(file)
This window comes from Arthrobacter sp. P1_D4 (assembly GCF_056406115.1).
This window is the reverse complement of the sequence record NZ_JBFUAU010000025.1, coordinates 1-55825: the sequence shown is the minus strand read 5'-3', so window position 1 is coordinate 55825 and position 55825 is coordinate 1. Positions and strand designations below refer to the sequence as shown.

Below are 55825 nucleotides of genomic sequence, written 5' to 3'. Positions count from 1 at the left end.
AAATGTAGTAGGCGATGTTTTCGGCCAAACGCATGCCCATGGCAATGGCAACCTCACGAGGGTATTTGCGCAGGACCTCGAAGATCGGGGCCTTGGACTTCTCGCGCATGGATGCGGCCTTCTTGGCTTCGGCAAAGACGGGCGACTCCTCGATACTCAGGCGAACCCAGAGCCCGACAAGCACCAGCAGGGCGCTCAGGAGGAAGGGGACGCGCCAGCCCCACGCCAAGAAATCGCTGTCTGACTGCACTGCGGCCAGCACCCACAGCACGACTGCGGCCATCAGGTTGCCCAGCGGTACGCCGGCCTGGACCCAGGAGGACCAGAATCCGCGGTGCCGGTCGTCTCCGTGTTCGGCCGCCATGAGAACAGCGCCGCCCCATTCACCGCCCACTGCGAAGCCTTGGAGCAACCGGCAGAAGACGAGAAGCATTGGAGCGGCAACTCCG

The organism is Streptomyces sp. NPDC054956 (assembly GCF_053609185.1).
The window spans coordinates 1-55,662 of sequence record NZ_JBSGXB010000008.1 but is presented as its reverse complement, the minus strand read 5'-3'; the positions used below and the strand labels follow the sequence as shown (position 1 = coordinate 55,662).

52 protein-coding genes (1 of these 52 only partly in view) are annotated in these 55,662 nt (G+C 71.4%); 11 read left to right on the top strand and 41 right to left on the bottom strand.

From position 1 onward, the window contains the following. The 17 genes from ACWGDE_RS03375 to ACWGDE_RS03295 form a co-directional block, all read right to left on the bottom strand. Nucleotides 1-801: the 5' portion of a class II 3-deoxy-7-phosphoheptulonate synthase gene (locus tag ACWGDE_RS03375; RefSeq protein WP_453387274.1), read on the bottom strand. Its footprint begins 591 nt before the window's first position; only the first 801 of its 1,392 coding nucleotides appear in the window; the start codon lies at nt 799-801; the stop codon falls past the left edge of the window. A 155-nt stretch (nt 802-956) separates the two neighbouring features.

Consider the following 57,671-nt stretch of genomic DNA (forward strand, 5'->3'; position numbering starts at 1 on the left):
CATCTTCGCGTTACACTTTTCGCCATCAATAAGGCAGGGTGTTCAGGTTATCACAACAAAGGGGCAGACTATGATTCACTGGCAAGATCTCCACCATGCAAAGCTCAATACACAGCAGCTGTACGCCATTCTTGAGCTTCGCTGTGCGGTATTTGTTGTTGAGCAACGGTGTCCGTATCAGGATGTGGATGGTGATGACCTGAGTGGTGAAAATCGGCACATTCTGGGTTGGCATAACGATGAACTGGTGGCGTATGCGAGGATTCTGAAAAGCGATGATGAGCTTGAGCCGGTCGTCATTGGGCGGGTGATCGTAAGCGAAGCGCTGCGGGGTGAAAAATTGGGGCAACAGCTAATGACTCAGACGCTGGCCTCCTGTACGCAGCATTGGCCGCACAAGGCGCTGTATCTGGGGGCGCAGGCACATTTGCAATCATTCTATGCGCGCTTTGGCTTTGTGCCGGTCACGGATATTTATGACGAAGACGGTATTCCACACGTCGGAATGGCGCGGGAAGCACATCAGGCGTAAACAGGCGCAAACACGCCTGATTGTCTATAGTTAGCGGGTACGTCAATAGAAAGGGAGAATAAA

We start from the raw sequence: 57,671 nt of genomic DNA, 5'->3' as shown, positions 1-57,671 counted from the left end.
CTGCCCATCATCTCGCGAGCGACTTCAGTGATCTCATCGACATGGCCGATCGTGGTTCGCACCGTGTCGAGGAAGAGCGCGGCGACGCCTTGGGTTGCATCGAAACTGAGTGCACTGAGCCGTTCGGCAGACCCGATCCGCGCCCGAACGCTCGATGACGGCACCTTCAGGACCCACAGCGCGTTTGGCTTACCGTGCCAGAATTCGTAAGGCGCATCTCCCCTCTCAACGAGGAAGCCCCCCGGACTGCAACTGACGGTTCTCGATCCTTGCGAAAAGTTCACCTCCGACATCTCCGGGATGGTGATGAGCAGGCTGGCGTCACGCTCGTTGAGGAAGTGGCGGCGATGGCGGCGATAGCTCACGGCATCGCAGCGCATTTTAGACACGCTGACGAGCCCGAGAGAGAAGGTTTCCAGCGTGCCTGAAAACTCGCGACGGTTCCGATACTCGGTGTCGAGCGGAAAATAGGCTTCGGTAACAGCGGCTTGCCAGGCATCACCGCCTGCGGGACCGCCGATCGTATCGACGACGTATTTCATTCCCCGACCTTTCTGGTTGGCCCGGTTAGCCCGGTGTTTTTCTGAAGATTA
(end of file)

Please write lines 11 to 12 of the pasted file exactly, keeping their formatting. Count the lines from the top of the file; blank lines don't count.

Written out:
We start from the raw sequence: 57,671 nt of genomic DNA, 5'->3' as shown, positions 1-57,671 counted from the left end.
CTGCCCATCATCTCGCGAGCGACTTCAGTGATCTCATCGACATGGCCGATCGTGGTTCGCACCGTGTCGAGGAAGAGCGCGGCGACGCCTTGGGTTGCATCGAAACTGAGTGCACTGAGCCGTTCGGCAGACCCGATCCGCGCCCGAACGCTCGATGACGGCACCTTCAGGACCCACAGCGCGTTTGGCTTACCGTGCCAGAATTCGTAAGGCGCATCTCCCCTCTCAACGAGGAAGCCCCCCGGACTGCAACTGACGGTTCTCGATCCTTGCGAAAAGTTCACCTCCGACATCTCCGGGATGGTGATGAGCAGGCTGGCGTCACGCTCGTTGAGGAAGTGGCGGCGATGGCGGCGATAGCTCACGGCATCGCAGCGCATTTTAGACACGCTGACGAGCCCGAGAGAGAAGGTTTCCAGCGTGCCTGAAAACTCGCGACGGTTCCGATACTCGGTGTCGAGCGGAAAATAGGCTTCGGTAACAGCGGCTTGCCAGGCATCACCGCCTGCGGGACCGCCGATCGTATCGACGACGTATTTCATTCCCCGACCTTTCTGGTTGGCCCGGTTAGCCCGGTGTTTTTCTGAAGATTA